Sikorsky

Douglas Healey / AP

On Wednesday Connecticut lawmakers voted overwhelmingly to approve a $220 million agreement to keep the headquarters of Sikorsky Aircraft Corporation in the state until 2032. The agreement also calls for the production of a new line of heavy cargo helicopters for the U.S. military at Sikorsky’s Stratford plant.

Douglas Healey / AP

Connecticut Governor Dannel Malloy has reached a deal to keep Sikorsky Aircraft headquartered in Connecticut until 2034. Dozens of Sikorsky employees gathered on the hot black tarmac in front of the new King Stallion helicopter for the announcement on Wednesday.

Malloy has a lot to be grateful for. Last week, he cut a deal with Pratt and Whitney to keep manufacturing jet engines in the state. He says he has many people to thank for making sure Sikorsky could stay – but one person stood out.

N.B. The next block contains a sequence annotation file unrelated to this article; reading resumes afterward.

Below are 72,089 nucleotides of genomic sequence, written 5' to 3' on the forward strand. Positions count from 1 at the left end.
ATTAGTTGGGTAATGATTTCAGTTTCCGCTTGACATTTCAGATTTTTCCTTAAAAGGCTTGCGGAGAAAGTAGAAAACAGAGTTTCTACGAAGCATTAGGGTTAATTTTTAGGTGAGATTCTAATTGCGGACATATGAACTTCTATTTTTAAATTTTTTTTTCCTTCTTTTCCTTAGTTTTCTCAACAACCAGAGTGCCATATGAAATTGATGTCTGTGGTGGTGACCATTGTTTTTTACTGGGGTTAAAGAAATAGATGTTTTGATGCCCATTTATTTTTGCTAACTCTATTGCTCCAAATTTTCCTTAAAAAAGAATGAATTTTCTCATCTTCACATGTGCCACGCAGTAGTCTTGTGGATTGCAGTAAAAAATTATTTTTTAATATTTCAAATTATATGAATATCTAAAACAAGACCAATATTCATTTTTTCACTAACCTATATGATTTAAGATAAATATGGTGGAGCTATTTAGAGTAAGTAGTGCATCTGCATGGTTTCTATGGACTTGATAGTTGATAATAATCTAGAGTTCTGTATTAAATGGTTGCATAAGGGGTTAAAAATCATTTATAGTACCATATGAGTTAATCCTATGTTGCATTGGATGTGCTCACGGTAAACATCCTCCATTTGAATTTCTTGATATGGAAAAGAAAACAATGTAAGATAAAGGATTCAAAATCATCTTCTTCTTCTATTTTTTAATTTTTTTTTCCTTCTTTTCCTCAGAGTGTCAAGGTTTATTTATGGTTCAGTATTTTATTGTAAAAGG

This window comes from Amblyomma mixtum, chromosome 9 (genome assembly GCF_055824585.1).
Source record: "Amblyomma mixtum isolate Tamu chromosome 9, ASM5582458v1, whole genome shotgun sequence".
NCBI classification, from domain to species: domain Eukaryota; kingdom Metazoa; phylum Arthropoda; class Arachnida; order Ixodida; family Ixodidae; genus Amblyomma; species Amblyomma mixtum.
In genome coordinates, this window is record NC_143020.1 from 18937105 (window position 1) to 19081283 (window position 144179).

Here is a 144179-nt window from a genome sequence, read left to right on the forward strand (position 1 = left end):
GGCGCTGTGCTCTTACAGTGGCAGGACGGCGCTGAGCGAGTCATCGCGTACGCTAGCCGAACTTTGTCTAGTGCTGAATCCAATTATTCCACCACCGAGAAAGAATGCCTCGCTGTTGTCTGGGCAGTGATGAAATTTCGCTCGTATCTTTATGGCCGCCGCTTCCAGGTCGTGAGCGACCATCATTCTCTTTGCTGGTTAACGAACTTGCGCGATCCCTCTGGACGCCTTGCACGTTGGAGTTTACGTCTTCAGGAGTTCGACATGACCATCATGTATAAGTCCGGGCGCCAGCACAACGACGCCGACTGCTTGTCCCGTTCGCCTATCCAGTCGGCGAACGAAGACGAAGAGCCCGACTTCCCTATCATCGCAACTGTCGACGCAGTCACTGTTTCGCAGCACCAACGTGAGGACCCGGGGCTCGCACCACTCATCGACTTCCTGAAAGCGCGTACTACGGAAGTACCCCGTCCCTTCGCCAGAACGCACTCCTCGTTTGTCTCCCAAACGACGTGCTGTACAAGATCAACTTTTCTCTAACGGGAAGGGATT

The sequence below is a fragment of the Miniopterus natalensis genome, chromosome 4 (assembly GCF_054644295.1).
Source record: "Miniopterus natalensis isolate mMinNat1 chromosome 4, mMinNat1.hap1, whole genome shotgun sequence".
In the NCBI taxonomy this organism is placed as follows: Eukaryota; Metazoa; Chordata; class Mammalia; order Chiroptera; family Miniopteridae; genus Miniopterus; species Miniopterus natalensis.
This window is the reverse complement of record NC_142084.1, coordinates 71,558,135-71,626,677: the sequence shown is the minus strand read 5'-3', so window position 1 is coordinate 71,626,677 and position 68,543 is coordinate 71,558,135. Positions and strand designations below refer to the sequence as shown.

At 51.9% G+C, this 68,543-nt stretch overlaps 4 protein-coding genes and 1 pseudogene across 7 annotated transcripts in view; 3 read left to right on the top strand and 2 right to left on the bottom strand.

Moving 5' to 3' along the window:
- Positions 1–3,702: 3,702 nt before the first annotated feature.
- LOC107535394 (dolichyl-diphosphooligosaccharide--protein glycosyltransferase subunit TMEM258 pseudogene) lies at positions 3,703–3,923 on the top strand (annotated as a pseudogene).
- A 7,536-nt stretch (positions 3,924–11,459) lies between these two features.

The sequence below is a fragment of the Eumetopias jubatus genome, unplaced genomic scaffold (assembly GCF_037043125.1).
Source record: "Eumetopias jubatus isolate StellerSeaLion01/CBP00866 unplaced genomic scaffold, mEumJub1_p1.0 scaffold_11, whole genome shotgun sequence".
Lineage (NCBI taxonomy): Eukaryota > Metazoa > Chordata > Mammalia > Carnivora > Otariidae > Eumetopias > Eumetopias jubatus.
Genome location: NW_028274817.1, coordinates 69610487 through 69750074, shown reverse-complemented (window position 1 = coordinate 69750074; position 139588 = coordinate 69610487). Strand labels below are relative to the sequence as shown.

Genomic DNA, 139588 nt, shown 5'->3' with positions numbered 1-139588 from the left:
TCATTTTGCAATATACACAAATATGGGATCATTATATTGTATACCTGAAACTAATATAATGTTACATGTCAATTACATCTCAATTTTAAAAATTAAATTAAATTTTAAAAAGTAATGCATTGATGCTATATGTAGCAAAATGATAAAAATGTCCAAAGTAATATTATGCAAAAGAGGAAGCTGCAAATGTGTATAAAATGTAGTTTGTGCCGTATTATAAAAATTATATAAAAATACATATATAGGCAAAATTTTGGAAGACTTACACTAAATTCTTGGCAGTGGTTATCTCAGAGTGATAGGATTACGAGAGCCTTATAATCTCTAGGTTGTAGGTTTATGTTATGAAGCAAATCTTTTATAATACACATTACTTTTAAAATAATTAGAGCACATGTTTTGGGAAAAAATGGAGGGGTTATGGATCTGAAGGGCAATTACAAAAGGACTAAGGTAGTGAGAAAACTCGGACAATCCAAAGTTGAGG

Hannah Rosen / Flickr

On Monday Connecticut’s Congressional Delegation sent a letter to Secretary of the Navy Ray Mabus seeking to keep the servicing of the President’s Marine One helicopter fleet in Connecticut.   

(AP Photo/Carolyn Kaster)

Connecticut’s U.S. Senators said the $1.1 trillion federal spending bill signed by President Obama last week could infuse about $1 billion into the state’s economy.

Senator Chris Murphy said the spending bill includes more money for Connecticut based defense contractors.

Douglas Healey / AP

When Peter Picone sold counterfeit electronic parts from China and Hong Kong for use in U.S. Navy submarines, the U.S. Justice Department says, he knew their failure could have "catastrophic" consequences.

He was sentenced last week to more than three years in prison in one of the first convictions under a new law that aims to help curb the growing problem of counterfeit parts entering the supply stream for U.S. military contractors.

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